Deformities of the toes are common in the pediatric population. Generally they are congenital in nature with both or one of the parents having the same or similar condition. Many of these deformities are present at birth and can become worse with time. Rarely do children outgrow these deformities although rare instances of spontaneous resolution of some deformities have been reported.
Malformation of the toes in infancy and early childhood are rarely symptomatic. The complaints of parents are more cosmetic in nature. However, as the child matures these deformities progress from a flexible deformity to a rigid deformity and becomes progressively symptomatic. Many of these deformities are unresponsive to conservative treatment. Common digital deformities are underlapping toes, overlapping toes, flexed or contracted toes and mallet toes. Quite often a prolonged course of digital splitting and exercises may be recommended but generally with minimal gain. As the deformity becomes more rigid surgery will most likely be required if correction of the deformity is the goal.
Underlapping Toes Description
Underlapping toes are commonly seen in the adult and pediatric population. The toes most often involved are the fourth and fifth toes. A special form of underlapping toes is called clinodactyly or congenital curly toes. Clinodactyly is fairly common and follows a familiar pattern. One or more toes may be involved with toes three, four, and five of both feet being most commonly affected.
The exact cause of the deformity is unclear. A possible etiology is an imbalance in muscle strength of the small muscles of the foot. This is aggravated by a subtle abnormality in the orientation on the joints in the foot just below the ankle joint called the subtalar joint. This results in an abnormal pull of the ligaments in the toes causing them to curl. With weight-bearing, the deformity is increased and a folding or curling of the toes results in the formation of callus on the outside margin of the end of the toe. Tight-fitting shoes can aggravate the condition.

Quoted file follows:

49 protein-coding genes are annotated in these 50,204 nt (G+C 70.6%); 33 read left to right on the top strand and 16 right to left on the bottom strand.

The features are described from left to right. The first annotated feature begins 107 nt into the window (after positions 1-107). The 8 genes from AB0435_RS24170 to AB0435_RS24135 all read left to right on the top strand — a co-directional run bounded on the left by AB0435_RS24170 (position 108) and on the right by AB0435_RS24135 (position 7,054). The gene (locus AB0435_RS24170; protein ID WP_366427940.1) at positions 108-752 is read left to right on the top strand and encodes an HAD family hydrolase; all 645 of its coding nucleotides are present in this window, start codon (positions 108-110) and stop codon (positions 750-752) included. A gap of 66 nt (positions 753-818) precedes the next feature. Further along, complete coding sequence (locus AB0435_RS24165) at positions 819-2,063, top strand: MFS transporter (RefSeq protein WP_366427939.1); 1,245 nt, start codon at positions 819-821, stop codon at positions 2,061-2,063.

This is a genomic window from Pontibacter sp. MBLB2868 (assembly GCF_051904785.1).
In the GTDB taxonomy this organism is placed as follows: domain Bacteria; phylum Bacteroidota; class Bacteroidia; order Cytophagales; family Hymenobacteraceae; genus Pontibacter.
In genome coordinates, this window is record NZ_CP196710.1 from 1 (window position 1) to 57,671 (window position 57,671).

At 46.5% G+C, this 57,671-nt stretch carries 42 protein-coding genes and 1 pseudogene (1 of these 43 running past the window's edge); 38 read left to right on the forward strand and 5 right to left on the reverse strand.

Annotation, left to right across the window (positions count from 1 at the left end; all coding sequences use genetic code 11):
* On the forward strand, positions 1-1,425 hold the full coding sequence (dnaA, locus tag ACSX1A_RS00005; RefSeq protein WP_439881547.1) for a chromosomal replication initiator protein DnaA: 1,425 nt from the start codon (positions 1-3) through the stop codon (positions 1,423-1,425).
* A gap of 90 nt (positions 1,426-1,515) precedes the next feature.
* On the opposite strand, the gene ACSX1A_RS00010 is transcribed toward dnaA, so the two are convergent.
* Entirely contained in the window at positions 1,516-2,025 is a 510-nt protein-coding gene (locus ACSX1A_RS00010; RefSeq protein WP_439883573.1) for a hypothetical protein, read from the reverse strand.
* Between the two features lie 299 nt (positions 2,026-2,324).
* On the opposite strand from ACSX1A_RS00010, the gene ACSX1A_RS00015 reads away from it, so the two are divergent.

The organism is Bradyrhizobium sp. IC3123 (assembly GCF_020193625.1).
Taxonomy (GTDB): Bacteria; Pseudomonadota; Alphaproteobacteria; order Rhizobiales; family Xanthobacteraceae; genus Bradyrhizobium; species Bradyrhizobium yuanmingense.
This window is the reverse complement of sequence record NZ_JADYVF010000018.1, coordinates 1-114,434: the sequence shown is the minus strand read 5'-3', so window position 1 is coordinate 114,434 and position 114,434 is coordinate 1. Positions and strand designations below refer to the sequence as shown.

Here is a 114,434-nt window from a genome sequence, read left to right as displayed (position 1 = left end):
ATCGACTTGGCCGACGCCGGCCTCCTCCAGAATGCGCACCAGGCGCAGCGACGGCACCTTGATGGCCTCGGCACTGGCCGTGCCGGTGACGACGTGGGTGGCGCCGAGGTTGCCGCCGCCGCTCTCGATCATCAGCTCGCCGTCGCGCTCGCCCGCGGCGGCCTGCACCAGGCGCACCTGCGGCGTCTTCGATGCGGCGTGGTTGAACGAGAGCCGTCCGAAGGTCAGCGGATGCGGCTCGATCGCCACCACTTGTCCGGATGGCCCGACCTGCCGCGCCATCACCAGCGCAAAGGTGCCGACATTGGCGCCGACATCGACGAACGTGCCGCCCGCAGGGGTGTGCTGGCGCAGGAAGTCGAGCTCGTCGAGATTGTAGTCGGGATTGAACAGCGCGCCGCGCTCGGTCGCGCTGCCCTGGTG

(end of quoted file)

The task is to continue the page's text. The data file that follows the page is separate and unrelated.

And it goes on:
The age of the patient, the degree of deformity, and symptoms determine treatment. If symptoms are minimal, a wait and see approach is often the best bet. When treatment is indicated the degree of deformity determines the level of correction. When the deformity is flexible in nature a simple release of the tendon in the bottom of the toe will allow for straightening of the toe. If the deformity is rigid in nature then removal of a small portion of the bone in the toe may be necessary. Both of these procedures are common in the adult patient for the correction of hammertoe deformity. If skin contracture is present a derotational skin plasy may be required.
Overlapping Toes – Overlapping Fifth Toe Description
This deformity is characterized by one toe lying on top of an adjacent toe. The most common toe involved is the fifth toe. When one of the central toes is involved the second toe is most commonly affected. The etiology of the condition is not well understood. It is thought that it may be caused by the position of the fetus in the womb during development. The condition my run in families so there may be a hereditary component to the deformity.
Effective conservative treatment depends upon how early the diagnosis is made. In infancy, passive stretching and adhesive taping is most commonly used. This may require 6 to 12 weeks to accomplish and reoccurrence is not uncommon. Rarely will the deformity correct itself? As the individual matures the deformity becomes fixed. When surgical correction is warranted a skin plasty is required to release the contracture of the skin associated with the deformity. Additionally, a tendon release and a release of the soft tissues about the joint at the base of the fifth toe may be required. In severe cases, the toe may require the placement of a pin to hold the toe in a straightened position. The pin, which exits the tip of the toe, may be left in place for up to three weeks. During this period of time, the patient must curtail their activities significantly and wear either a post-operative type shoe or a removable cast. Excessive movement at the surgical site can result in a less than desirable result. The pin can be easily removed in the doctor’s office with minimal discomfort. Following removal of the pin splinting of the toe may be required for an additional two to three weeks.
Hammertoes and Mallet Toes Description
Another common digital deformity is a contracture of the toes in the formation of hammertoes and mallet toes. Hammertoes are described in depth in another article. Mallet’s toes are a result of the contracture of the last joint in the toe. In the pediatric population, it is often flexible and not painful. Over time the deformity becomes rigid and a callus may form on the skin overlying the joint at the end of the toe. Additionally, the toenail may become thickened and deformed form the repetitive jamming of the toe while walking. The deformity usually involves one or two toes, with the second toe most commonly affected. Mallet’s toes have several etiologies. Longer toes that are forced against a short toe box in the shoe will, over time, develop a contracture of the last joint in the toe causing a mallet toe. Cited www.podiatrynetwork.com
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